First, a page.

Death, Injuries After Dialysis Linked to Recalled NaturaLyte Solution
At least one dialysis patient has died and two more may have been injured by contaminated NaturaLyte liquid bicarbonate concentrate used during their treatment, according to federal drug regulators.
On May 28, the FDA provided an update on the recent NaturaLyte recall that includes new information about illnesses involving bacterial infections that appear to have been caused by the contaminated lots of the dialysis solution sold by Fresenius Medical Care.
Federal health regulators are aware of at least one death and two injuries that are likely caused by the bacterial contamination.
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An initial NaturaLyte recall was announced in April, when Fresenius sent out a letter to health care professionals. On May 21, Fresenius announced that the recall was being expanded to include a total of 56 lots of of the liquid bicarbonate concentrate commonly used during hemodialysis treatments.
The NaturaLyte solution was contaminated with a bacteria called Halomonas. Early on Fresenius officials indicated that they believed that the dialysis filter, known as a dialyzer, and the use of the Diasafe filter created an effective barrier to prevent injuries or death from bacterial contamination. However, the FDA now says that the “use of the affected product may cause serious adverse health consequences, including sepsis, bacteremia, and death.”
The NaturaLyte recall affects NaturaLyte Bicarbonate Concentrate sold in 6.4 liter bottles, which were distributed between August 15, 2013 and April 7, 2014. The affected lots contain a product code of 08-4000-LB, with expiration dates of 6/30/2014, 7/31/2014, 8/31/2014, and 12/31/2014.
NaturaLyte Heart Attack Lawsuits
The recall comes a little more than two years after it was discovered that Fresenius withheld important safety information about the risk of cardiac arrest linked to the use of NaturaLyte and another dialysate solution known as Granuflo, a dry acid concentrate.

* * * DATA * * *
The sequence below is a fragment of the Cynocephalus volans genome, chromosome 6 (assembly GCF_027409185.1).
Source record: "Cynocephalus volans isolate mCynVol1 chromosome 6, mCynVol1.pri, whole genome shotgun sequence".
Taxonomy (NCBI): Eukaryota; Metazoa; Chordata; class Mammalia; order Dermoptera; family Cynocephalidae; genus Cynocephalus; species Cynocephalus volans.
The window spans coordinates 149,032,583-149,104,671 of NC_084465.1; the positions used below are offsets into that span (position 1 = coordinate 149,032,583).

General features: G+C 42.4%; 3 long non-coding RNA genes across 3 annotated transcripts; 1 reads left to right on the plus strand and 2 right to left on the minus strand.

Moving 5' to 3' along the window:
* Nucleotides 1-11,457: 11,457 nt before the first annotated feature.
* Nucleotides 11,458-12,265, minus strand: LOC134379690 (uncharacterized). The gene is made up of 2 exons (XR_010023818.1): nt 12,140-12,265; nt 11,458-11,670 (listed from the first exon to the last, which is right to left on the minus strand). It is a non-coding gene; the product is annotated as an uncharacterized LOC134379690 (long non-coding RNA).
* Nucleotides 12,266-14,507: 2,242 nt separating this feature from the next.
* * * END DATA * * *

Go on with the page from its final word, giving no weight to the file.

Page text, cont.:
Fresenius Medical Care not only makes many of the products used during dialysis treatment, but also operates many of the clinics in the U.S.
In November 2011, the company sent an internal memo to their own clinics warning about the importance of doctors monitoring bicarbonate levels during treatments, since side effects of Naturlyte and Granuflo may cause higher than expected bicarbonate levels and cause dialysis patients to suffer a sudden cardiac arrest or death.
While Fresenius provided these warnings to their own clinics, the information was withheld from other dialysis clinics using the products. After the internal memo was leaked to the FDA, Fresenius finally provided warnings to the entire medical community in March 2012, which the FDA classified as a NaturaLyte and GranuFlo recall.
More than 1,500 Fresenius dialysis lawsuits are now being pursued by individuals throughout the United States who allege that sudden cardiac arrest or death following hemodialysis was caused by use of NaturaLyte or Granuflo.
In the federal court system, the litigation has been centralized before U.S. District Judge Douglas P. Woodlock in the District of Massachusetts for coordinated handling during pretrial proceedings and a series of bellwether trials designed to gauge how juries are likely to respond to certain evidence and testimony that will be similar to what is offered in hundreds of other cases.
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